A new study by Dr. Philip Schwadel at the University of Nebraska-Lincoln suggests that a shift in the relationship between college education and religious disaffiliation may be occurring. After analyzing 38,251 responses to the General Social Survey (GSS), a survey taken biennially by the National Opinion Research Center at the University of Chicago, Schwadel noted that the correlation between being college educated and dropping out of a religion is slowing down and perhaps reversing, as reported by Phys.org.
Previous research, which took into account only those born in the early part of the 20th century, had supported the widely-held notion that college education makes a person more likely to drop his or her religion. "If you were born in the 1910s, '20s or '30s, you are twice as likely as someone without a college education to say that you have no religious affiliation,” Schwadel said to Phys.org.
However, Schwadel’s analysis of those born in later decades reveals a different picture, showing that “that likelihood starts to decline for those people born in the late 1930s. By the 1960s, people born in that decade, there is no effect of education on religious disaffiliation."
Furthermore, Dr. Schwadel reportedly found that those individuals who were born in the 1970s and graduated college were slightly more likely to express a religious affiliation than those who did not. His research does not extend beyond those born in the ’70s.
Schwadel suggests several factors that could be responsible for this generational shift. He points to the increasing numbers of Americans who attend college, as well as the increase in religious resources on campuses. With this in mind, he projects that the shift is likely to continue. "Unless something drastic happens to change this relationship again, I would expect in 50 years, the college-educated would be no more likely, and potentially less likely, to claim no affiliation than the non-college educated," he reportedly said.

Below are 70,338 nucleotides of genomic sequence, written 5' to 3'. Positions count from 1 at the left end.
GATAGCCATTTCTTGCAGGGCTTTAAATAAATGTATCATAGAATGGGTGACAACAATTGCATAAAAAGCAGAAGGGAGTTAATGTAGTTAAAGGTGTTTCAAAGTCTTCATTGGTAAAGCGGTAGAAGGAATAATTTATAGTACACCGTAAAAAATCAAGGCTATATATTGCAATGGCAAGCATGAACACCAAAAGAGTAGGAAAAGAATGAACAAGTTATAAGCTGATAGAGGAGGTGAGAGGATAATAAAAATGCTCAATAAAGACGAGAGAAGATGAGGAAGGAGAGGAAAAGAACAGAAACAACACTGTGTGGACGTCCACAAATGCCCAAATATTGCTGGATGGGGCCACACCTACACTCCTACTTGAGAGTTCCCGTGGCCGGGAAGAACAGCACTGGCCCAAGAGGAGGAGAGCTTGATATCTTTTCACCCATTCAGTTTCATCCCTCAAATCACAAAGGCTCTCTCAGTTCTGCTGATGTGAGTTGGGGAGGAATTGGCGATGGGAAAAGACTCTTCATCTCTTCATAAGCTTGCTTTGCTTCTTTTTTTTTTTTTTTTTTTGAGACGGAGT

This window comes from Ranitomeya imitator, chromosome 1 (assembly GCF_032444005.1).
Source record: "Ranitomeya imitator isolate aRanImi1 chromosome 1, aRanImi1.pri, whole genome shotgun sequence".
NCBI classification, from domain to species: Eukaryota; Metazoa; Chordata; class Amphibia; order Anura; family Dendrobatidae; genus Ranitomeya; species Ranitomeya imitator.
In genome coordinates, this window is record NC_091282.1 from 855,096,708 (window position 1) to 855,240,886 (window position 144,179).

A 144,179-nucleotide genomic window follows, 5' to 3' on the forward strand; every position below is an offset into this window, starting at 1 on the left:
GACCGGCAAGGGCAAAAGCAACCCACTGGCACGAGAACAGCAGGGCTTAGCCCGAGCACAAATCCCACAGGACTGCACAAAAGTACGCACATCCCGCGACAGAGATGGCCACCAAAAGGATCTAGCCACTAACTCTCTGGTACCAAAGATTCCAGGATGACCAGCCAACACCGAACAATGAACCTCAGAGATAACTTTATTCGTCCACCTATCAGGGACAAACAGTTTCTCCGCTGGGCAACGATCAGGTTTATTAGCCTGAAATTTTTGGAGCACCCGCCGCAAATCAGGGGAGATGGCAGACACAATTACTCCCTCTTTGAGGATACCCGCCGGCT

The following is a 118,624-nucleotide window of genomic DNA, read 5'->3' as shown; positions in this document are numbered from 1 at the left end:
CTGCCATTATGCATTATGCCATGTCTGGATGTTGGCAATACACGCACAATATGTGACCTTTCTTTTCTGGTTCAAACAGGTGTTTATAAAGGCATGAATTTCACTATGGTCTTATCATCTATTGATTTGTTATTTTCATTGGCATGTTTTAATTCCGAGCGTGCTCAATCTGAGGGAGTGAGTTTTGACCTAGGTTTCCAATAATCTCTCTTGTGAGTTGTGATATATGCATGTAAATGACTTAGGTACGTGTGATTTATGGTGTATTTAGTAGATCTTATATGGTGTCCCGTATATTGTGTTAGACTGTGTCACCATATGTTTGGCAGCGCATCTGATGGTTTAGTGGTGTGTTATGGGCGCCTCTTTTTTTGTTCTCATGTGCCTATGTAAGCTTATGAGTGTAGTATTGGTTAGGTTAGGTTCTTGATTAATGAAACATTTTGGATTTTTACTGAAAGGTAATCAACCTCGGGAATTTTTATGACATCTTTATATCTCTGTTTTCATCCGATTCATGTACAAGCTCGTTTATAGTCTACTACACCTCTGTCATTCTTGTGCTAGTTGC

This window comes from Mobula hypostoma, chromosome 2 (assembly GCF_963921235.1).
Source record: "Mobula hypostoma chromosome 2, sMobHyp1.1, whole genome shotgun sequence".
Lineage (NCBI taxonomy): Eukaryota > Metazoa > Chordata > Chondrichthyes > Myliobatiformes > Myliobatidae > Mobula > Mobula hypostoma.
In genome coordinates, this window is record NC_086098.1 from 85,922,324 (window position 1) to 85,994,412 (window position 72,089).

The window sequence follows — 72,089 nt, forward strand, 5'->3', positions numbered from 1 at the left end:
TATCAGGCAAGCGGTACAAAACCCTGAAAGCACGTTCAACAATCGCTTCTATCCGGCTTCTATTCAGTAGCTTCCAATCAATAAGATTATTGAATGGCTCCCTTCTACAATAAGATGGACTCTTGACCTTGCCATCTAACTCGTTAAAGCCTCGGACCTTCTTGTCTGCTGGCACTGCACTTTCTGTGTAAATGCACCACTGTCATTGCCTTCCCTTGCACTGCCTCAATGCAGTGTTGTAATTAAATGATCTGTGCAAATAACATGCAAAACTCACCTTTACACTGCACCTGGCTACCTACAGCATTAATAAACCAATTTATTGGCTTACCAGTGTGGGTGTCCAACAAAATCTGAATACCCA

Past research commissioned by The Cardinal Newman Society has found that many students at Catholic colleges identifying as Catholic are not sacramentally active and hold widely dissenting viewpoints from those of the Church. The percentages of Catholic students who hold dissident beliefs and who do not partake of the sacraments regularly actually increased at the Catholic colleges surveyed between freshman and senior year. Nine percent of those students left the faith during their four years.
And a report by the Center for Applied Research in the Apostolate published a few years ago found that among students, after attending some Catholic colleges and universities, 31 percent increased in opposition to Catholic teaching on abortion; 39 percent abandoned Catholic teaching on marriage; and about one in eight abandoned the faith.
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